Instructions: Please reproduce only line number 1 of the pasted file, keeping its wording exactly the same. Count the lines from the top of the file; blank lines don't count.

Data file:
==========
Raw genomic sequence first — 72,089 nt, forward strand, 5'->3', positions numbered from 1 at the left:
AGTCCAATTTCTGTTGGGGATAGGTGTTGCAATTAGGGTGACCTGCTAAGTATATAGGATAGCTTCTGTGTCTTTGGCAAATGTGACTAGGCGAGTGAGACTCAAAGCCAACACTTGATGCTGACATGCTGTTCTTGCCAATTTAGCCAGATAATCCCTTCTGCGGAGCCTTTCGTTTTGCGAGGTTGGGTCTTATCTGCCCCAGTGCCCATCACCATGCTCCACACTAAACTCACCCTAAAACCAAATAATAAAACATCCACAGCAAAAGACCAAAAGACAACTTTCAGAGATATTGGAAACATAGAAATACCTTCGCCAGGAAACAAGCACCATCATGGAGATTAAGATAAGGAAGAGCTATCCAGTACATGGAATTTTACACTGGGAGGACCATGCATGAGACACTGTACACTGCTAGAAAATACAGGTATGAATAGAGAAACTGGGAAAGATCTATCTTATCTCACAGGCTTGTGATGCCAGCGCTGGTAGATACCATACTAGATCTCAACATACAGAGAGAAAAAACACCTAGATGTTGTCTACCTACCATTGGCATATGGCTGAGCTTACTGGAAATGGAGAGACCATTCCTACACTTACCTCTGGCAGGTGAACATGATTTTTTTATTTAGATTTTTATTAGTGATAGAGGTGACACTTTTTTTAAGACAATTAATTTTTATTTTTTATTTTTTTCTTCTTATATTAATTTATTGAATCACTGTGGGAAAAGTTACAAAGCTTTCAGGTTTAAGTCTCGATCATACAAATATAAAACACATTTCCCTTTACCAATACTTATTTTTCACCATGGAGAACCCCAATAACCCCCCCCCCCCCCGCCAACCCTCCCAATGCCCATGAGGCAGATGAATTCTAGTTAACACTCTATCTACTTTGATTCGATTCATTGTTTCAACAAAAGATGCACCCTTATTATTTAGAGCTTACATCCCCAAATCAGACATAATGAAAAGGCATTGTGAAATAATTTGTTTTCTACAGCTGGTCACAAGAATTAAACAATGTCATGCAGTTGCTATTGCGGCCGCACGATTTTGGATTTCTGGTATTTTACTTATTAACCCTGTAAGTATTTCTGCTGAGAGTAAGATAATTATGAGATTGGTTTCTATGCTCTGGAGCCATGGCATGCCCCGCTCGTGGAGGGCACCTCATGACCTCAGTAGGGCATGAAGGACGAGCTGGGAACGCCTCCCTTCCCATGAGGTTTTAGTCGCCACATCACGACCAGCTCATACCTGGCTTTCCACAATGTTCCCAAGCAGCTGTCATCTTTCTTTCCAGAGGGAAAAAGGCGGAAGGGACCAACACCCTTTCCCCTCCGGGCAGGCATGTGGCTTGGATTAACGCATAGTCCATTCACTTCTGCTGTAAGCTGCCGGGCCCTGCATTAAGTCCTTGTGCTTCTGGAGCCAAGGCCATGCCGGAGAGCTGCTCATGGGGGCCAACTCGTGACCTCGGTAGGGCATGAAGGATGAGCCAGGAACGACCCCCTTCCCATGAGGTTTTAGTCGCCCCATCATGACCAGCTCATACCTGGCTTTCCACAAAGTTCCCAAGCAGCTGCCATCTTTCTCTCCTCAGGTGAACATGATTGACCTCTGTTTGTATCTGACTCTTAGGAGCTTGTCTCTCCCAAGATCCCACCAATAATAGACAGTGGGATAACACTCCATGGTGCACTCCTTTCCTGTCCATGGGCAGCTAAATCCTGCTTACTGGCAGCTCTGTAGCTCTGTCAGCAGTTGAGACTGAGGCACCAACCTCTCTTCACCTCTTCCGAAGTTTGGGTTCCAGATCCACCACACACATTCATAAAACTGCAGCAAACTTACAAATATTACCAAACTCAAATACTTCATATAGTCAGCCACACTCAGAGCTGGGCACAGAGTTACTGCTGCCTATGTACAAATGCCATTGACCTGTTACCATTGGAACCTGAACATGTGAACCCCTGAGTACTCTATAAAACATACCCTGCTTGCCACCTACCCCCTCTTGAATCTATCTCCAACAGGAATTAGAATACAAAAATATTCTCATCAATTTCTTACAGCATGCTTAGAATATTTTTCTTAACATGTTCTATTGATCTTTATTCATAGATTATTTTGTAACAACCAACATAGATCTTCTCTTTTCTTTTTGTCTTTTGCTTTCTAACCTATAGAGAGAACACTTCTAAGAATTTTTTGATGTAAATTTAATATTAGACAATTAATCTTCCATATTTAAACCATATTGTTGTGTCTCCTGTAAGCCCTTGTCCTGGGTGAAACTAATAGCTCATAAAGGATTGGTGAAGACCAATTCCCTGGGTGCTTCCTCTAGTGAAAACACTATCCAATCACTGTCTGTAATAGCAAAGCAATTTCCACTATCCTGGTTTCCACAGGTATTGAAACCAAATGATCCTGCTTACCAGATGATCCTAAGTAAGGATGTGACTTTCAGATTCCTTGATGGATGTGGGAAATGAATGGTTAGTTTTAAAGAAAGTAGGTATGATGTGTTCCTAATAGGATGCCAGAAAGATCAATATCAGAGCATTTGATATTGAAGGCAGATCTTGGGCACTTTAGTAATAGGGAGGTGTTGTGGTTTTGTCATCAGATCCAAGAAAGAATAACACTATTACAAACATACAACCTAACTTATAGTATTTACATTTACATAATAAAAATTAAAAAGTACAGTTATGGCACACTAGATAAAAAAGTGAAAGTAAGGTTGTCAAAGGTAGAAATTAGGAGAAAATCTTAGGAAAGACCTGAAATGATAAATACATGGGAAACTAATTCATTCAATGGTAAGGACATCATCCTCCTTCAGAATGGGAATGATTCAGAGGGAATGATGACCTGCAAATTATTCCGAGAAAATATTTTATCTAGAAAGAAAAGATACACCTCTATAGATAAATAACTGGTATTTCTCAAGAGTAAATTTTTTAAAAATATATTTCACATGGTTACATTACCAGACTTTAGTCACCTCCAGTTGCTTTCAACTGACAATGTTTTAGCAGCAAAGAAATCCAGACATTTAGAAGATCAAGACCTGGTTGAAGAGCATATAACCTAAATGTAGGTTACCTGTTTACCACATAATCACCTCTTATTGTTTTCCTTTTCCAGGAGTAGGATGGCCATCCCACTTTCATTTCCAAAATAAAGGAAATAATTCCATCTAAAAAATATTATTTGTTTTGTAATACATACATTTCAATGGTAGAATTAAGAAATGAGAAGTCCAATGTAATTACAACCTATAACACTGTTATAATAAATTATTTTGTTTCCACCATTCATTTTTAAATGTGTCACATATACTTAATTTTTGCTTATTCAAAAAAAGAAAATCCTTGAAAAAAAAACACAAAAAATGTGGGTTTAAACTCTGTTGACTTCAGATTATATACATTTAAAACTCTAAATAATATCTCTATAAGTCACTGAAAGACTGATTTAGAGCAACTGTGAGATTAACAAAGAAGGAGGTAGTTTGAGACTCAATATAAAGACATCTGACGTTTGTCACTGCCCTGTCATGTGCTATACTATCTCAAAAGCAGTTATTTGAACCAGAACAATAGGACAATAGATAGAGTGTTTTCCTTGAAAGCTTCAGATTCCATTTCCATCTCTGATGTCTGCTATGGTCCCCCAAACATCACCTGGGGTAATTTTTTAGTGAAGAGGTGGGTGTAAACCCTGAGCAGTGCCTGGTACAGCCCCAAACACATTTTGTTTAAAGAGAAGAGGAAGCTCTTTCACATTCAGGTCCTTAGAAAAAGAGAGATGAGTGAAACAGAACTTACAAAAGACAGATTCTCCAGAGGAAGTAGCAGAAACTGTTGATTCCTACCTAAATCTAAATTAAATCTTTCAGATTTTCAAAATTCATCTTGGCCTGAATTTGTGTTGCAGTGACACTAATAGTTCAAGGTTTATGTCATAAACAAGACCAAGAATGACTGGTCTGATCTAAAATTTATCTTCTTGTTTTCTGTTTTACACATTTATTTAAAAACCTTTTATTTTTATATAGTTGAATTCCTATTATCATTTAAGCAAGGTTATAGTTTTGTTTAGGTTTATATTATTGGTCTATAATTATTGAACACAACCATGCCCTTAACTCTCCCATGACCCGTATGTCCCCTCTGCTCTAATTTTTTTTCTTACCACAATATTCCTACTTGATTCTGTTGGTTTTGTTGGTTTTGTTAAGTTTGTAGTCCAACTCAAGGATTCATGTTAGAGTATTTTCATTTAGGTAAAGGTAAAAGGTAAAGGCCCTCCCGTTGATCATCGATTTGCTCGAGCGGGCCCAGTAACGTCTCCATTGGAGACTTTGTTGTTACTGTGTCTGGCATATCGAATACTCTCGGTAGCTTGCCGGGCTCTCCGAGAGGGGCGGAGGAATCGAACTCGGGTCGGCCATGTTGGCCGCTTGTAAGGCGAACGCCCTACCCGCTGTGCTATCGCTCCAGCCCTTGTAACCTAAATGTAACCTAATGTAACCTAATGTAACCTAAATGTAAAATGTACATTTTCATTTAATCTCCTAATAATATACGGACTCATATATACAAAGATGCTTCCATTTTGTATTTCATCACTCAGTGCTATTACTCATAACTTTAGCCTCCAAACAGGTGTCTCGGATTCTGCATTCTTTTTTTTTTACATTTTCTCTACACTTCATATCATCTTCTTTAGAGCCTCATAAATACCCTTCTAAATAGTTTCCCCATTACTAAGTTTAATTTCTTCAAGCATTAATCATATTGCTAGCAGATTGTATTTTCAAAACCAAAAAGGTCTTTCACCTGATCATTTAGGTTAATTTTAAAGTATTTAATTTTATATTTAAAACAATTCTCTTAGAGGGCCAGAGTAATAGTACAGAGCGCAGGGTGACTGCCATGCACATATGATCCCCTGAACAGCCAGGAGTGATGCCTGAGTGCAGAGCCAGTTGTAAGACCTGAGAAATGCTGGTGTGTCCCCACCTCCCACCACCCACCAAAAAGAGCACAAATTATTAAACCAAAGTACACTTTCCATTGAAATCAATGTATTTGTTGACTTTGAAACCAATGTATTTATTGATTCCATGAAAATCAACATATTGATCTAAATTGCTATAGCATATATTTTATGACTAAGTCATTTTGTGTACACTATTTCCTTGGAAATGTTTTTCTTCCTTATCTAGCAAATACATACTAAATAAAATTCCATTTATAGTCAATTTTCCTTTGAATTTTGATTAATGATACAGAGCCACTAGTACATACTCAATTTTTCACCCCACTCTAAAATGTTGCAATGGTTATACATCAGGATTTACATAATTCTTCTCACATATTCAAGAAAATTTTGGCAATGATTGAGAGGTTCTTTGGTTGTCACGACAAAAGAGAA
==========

Raw genomic sequence first — 72,089 nt, forward strand, 5'->3', positions numbered from 1 at the left: